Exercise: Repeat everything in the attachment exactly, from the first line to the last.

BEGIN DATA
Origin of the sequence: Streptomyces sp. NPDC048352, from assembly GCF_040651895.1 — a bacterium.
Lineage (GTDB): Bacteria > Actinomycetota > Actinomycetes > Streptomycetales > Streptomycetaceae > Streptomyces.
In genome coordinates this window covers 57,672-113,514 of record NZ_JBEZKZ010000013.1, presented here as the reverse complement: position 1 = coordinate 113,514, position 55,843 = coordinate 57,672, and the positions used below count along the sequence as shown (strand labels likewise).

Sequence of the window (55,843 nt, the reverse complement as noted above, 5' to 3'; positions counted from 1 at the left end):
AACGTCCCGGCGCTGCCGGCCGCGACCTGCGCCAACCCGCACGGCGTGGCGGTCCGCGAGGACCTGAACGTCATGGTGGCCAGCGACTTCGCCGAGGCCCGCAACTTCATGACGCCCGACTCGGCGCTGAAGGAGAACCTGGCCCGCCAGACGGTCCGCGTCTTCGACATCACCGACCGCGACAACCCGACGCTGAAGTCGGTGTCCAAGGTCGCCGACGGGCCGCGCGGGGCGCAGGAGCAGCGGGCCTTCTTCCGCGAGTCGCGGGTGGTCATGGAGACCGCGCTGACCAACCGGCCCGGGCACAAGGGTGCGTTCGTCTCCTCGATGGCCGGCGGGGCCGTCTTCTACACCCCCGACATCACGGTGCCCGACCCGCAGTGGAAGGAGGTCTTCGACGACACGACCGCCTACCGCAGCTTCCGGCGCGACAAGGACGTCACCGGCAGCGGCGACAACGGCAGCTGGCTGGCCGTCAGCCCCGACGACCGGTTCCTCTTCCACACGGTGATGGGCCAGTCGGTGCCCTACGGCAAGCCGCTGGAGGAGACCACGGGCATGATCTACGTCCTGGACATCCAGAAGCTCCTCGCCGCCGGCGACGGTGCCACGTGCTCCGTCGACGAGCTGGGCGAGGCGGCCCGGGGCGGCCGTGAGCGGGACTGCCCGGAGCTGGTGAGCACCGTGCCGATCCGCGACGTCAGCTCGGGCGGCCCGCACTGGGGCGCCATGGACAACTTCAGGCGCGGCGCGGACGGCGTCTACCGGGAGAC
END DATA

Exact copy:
Origin of the sequence: Streptomyces sp. NPDC048352, from assembly GCF_040651895.1 — a bacterium.
Lineage (GTDB): Bacteria > Actinomycetota > Actinomycetes > Streptomycetales > Streptomycetaceae > Streptomyces.
In genome coordinates this window covers 57,672-113,514 of record NZ_JBEZKZ010000013.1, presented here as the reverse complement: position 1 = coordinate 113,514, position 55,843 = coordinate 57,672, and the positions used below count along the sequence as shown (strand labels likewise).

Sequence of the window (55,843 nt, the reverse complement as noted above, 5' to 3'; positions counted from 1 at the left end):
AACGTCCCGGCGCTGCCGGCCGCGACCTGCGCCAACCCGCACGGCGTGGCGGTCCGCGAGGACCTGAACGTCATGGTGGCCAGCGACTTCGCCGAGGCCCGCAACTTCATGACGCCCGACTCGGCGCTGAAGGAGAACCTGGCCCGCCAGACGGTCCGCGTCTTCGACATCACCGACCGCGACAACCCGACGCTGAAGTCGGTGTCCAAGGTCGCCGACGGGCCGCGCGGGGCGCAGGAGCAGCGGGCCTTCTTCCGCGAGTCGCGGGTGGTCATGGAGACCGCGCTGACCAACCGGCCCGGGCACAAGGGTGCGTTCGTCTCCTCGATGGCCGGCGGGGCCGTCTTCTACACCCCCGACATCACGGTGCCCGACCCGCAGTGGAAGGAGGTCTTCGACGACACGACCGCCTACCGCAGCTTCCGGCGCGACAAGGACGTCACCGGCAGCGGCGACAACGGCAGCTGGCTGGCCGTCAGCCCCGACGACCGGTTCCTCTTCCACACGGTGATGGGCCAGTCGGTGCCCTACGGCAAGCCGCTGGAGGAGACCACGGGCATGATCTACGTCCTGGACATCCAGAAGCTCCTCGCCGCCGGCGACGGTGCCACGTGCTCCGTCGACGAGCTGGGCGAGGCGGCCCGGGGCGGCCGTGAGCGGGACTGCCCGGAGCTGGTGAGCACCGTGCCGATCCGCGACGTCAGCTCGGGCGGCCCGCACTGGGGCGCCATGGACAACTTCAGGCGCGGCGCGGACGGCGTCTACCGGGAGAC